President Mikhail Gorbachev is banning strikes in key industries but offering workers more of the profits in an effort to prevent economic chaos he says could throw millions of Soviets out of work.
Gorbachev announced the ban Thursday after his prime minister revealed some details of an "anti-crisis program" that aims to mesh the Kremlin's reforms with those of the republics to halt further economic and political collapse.Prime Minister Valentin Pavlov said 13 of the Soviet Union's 15 republics had agreed to the new anti-crisis program. Independence-minded Estonia and Georgia boycotted the negotiations.
"The situation calls for special measures," Gorbachev said in a statement reported Thursday night by the main television evening news program "Vremya" and the state news agency Tass.
Gorbachev, using emergency powers granted him by the national legislature, threatened criminal proceedings against those who instigate strikes in the coal, oil, natural gas, chemical and petrochemical industries.
It was unclear how Gorbachev could enforce the order, or whether it could prevent a planned walkout by air traffic controllers next week.
Gorbachev's anti-strike order repeated an element of the April 23 deal that allows enterprises in key sectors to sell 10 percent of their production on world markets, retaining the hard currency profits.
Currently, the central government owns major enterprises and controls their sales and profits.
The reform measures are the latest attempt to halt the collapse of the Soviet economy, which has been hit by rising costs, declining production, shortages of many basic consumer goods and strikes. Coal miners this month ended their two-month walkout which the government said idled many factories.
There is no shortage of bad news about the Soviet economy and prospects for recovery.
In Washington, the Central Intelligence Agency told Congress the Soviet economy is likely to become "radically worse" this year, especially if Gorbachev does not speed the transition from a centrally planned to a market economy.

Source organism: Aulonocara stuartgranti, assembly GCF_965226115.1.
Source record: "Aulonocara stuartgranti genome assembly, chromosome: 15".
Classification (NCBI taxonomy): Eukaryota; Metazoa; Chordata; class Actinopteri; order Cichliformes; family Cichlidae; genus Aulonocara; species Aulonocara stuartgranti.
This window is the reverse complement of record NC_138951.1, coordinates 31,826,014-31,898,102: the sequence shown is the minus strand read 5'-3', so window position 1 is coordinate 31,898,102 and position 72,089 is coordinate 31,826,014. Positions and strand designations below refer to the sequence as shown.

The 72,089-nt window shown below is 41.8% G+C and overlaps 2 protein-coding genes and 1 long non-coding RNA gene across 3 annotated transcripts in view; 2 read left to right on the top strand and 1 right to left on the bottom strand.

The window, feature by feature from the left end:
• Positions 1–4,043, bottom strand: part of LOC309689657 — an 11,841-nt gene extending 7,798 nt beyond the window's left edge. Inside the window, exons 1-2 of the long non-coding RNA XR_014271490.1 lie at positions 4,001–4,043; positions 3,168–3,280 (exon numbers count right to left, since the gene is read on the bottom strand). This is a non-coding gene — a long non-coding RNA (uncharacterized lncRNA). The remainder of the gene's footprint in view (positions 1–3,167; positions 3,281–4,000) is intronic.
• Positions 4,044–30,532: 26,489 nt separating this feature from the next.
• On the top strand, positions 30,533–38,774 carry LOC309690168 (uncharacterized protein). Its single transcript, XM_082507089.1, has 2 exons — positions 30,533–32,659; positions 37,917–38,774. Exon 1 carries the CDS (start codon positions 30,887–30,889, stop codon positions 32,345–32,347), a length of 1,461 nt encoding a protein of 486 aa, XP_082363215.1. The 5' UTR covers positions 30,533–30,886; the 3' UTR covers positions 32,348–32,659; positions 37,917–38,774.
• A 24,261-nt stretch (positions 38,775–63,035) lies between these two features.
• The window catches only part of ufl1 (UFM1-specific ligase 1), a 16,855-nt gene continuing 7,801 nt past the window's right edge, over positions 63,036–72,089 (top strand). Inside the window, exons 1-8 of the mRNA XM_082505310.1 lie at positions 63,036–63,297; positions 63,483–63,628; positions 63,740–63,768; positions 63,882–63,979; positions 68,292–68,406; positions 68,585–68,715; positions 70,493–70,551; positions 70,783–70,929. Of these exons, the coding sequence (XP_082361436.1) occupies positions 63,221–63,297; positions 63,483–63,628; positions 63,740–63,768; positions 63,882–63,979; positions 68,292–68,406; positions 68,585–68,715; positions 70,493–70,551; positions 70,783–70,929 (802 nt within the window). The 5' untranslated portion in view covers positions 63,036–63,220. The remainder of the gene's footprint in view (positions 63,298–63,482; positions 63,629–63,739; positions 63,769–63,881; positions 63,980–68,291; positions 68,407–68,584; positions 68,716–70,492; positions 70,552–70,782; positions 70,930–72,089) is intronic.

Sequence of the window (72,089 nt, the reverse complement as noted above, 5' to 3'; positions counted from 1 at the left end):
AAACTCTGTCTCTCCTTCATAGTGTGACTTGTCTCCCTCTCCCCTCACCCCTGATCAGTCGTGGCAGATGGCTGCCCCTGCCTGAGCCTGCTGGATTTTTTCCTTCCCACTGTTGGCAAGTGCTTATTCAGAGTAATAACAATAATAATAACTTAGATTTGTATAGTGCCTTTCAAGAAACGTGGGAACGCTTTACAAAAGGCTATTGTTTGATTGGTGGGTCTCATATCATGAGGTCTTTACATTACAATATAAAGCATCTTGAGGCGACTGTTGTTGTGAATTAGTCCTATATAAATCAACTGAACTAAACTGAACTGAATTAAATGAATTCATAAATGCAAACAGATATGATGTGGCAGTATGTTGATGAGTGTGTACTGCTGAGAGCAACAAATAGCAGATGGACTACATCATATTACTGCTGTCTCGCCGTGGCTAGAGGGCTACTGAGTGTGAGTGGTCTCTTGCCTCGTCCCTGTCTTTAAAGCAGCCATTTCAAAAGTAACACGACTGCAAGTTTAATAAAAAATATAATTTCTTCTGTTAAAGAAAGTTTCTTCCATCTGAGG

Gorbachev released economic statistics that in some ways were more alarming than those reported to Congress by CIA analysts.
Tass quoted Gorbachev saying the Soviet equivalent of Gross National Product has dropped 10 percent, and that strikes and other economic disruptions "threaten to stop thousands of enterprises, which will have to lay off millions of people."
Specifics of the latest "anti-crisis" plan would be released Monday, apparently when Pavlov addresses the Supreme Soviet, said his deputy, Vladimir Shcherbakov.
Pavlov said a key element was closer economic cooperation with Europe that "should be linked with our ability to supply energy. This will serve as the locomotive that will draw our economy toward Western economies," he said.
Estonia said the plan was unrealistic. Ukrainian Prime Minister Vitold Fokin said the plan "displays quite a few flaws and drawbacks," although his government agreed to it.
"There is nothing novel about it. It is just another attempt to tackle problems without caring for republican sovereignty," Fokin said in a report Friday by the independent Interfax news agency.
The Ukrainian prime minister, returning from the economic talks in Moscow, complained Gorbachev was trying to bypass the republican governments and "have denationalization and privatization proceed exclusively under the control of Moscow ministries and other government agencies."
All 15 Soviet republics have declared some form of independence or sovereignty from the Kremlin. Gorbachev sought to arrest the process by cutting a deal April 23 with Russian leader Boris Yeltsin and eight other republics.
Under the "nine-plus-one agreement," the republics would sign Gorbachev's proposed Union Treaty that preserves the Soviet Union. Gorbachev would transfer control over most of the nation's industrial and natural resources to the republics.
Estonian officials complained Gorbachev was demanding $302 million as Estonia's contribution to the Soviet budget.
"We have no intention of paying the sum," Estonian President Edgar Savisaar told the Estonian news agency ETA.
The anti-crisis plan calls for republics signing Gorbachev's proposed new Union Treaty to have a common financial and taxation system, ETA reported. Republics that refuse to sign would be forced to pay hard currency for goods produced by other republics.